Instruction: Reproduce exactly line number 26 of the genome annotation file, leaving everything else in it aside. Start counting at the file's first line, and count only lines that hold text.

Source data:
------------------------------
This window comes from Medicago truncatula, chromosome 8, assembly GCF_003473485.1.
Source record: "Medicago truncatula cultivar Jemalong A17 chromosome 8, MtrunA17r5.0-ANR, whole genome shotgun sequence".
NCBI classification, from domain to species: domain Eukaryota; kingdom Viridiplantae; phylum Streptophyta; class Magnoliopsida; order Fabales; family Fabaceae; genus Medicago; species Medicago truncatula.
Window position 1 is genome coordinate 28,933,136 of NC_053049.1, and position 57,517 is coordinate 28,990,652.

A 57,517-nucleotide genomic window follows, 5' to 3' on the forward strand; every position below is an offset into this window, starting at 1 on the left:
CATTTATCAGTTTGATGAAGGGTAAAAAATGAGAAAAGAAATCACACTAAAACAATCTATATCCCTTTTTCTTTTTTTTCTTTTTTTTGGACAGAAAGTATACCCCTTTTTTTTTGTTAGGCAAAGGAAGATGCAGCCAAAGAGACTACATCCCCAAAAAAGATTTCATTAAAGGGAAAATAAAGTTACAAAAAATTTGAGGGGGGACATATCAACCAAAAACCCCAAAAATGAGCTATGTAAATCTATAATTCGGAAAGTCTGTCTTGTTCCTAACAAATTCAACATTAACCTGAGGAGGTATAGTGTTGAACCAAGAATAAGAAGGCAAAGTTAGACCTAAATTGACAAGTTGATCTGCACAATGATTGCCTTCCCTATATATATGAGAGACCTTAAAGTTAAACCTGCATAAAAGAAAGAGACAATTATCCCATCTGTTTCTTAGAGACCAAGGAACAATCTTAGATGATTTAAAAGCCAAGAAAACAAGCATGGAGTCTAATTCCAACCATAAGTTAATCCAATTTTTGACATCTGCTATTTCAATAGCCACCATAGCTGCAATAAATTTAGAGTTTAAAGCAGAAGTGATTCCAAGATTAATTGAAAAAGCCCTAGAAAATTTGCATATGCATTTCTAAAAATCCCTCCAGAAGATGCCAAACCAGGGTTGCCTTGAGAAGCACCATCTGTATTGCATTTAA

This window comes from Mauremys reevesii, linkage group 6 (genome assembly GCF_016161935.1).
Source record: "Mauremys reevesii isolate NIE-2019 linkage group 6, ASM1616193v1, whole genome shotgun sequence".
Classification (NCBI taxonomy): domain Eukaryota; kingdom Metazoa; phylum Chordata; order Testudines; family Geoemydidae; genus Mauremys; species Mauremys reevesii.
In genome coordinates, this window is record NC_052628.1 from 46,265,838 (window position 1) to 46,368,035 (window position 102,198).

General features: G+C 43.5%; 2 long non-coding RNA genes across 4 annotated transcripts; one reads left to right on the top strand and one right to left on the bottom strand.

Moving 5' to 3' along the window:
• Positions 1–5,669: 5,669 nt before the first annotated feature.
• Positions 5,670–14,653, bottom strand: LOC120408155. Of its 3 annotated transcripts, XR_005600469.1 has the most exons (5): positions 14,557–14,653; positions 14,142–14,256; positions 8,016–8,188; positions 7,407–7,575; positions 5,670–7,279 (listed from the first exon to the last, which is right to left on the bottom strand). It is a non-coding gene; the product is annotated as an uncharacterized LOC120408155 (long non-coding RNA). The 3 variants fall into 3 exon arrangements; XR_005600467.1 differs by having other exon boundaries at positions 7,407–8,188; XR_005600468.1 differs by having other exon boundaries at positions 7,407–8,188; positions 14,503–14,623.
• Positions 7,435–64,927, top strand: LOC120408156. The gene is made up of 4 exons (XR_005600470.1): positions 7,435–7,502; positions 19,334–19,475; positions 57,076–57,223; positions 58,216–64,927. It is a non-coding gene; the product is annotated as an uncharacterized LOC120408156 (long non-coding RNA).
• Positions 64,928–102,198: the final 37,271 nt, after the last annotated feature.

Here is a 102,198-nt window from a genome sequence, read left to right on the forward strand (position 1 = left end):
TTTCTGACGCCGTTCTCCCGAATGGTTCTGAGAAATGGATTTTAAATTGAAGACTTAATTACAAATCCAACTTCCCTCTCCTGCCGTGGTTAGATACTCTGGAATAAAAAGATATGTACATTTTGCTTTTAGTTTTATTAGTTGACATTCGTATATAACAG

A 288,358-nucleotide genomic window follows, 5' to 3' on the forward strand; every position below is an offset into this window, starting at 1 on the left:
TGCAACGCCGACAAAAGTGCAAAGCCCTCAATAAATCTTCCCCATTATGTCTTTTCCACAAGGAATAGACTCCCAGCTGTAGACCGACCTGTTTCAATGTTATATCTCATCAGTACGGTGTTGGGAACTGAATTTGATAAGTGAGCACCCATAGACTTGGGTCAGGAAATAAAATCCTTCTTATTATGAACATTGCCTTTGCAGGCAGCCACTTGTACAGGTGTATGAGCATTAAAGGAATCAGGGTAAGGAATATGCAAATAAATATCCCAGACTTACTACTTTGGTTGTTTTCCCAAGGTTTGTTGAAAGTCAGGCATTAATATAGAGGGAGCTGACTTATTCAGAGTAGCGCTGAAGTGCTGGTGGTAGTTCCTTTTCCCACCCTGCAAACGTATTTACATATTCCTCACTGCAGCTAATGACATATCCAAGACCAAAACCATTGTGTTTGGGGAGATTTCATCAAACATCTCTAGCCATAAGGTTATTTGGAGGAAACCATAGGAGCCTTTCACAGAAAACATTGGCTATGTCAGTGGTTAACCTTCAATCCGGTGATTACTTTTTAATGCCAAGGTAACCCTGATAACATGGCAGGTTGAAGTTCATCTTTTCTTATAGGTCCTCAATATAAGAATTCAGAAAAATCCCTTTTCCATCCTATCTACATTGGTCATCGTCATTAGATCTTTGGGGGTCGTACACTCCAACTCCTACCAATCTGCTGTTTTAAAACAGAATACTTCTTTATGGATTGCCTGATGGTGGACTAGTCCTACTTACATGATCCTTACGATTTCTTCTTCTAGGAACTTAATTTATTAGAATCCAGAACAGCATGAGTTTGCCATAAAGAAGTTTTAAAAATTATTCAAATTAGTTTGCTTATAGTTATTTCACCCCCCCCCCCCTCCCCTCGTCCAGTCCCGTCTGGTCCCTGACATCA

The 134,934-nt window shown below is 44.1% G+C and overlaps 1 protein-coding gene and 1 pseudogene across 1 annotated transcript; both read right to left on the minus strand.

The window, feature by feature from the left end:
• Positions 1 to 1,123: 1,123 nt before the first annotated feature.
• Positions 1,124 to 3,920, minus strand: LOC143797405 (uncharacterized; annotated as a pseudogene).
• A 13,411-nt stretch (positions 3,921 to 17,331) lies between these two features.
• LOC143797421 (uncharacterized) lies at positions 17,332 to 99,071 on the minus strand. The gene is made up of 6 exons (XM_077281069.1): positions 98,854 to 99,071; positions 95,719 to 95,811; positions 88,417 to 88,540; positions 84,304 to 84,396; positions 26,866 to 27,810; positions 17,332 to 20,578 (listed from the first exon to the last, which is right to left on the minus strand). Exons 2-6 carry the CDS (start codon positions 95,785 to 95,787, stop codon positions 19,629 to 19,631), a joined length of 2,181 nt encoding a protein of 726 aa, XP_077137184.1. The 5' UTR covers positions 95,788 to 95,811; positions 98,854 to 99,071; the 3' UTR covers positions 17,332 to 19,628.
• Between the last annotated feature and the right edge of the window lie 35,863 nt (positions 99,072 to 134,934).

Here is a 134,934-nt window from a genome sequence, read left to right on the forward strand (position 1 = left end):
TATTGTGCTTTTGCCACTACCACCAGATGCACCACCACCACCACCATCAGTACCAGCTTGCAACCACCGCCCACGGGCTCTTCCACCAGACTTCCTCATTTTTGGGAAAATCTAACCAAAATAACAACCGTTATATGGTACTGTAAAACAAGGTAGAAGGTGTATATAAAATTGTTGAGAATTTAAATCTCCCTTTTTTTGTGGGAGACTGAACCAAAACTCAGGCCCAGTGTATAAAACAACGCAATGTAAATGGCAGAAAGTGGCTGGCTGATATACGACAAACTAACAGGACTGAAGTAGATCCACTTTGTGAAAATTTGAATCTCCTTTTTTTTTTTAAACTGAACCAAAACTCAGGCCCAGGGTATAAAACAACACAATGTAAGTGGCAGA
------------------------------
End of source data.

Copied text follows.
• LOC143797421 (uncharacterized) lies at positions 17,332 to 99,071 on the minus strand. The gene is made up of 6 exons (XM_077281069.1): positions 98,854 to 99,071; positions 95,719 to 95,811; positions 88,417 to 88,540; positions 84,304 to 84,396; positions 26,866 to 27,810; positions 17,332 to 20,578 (listed from the first exon to the last, which is right to left on the minus strand). Exons 2-6 carry the CDS (start codon positions 95,785 to 95,787, stop codon positions 19,629 to 19,631), a joined length of 2,181 nt encoding a protein of 726 aa, XP_077137184.1. The 5' UTR covers positions 95,788 to 95,811; positions 98,854 to 99,071; the 3' UTR covers positions 17,332 to 19,628.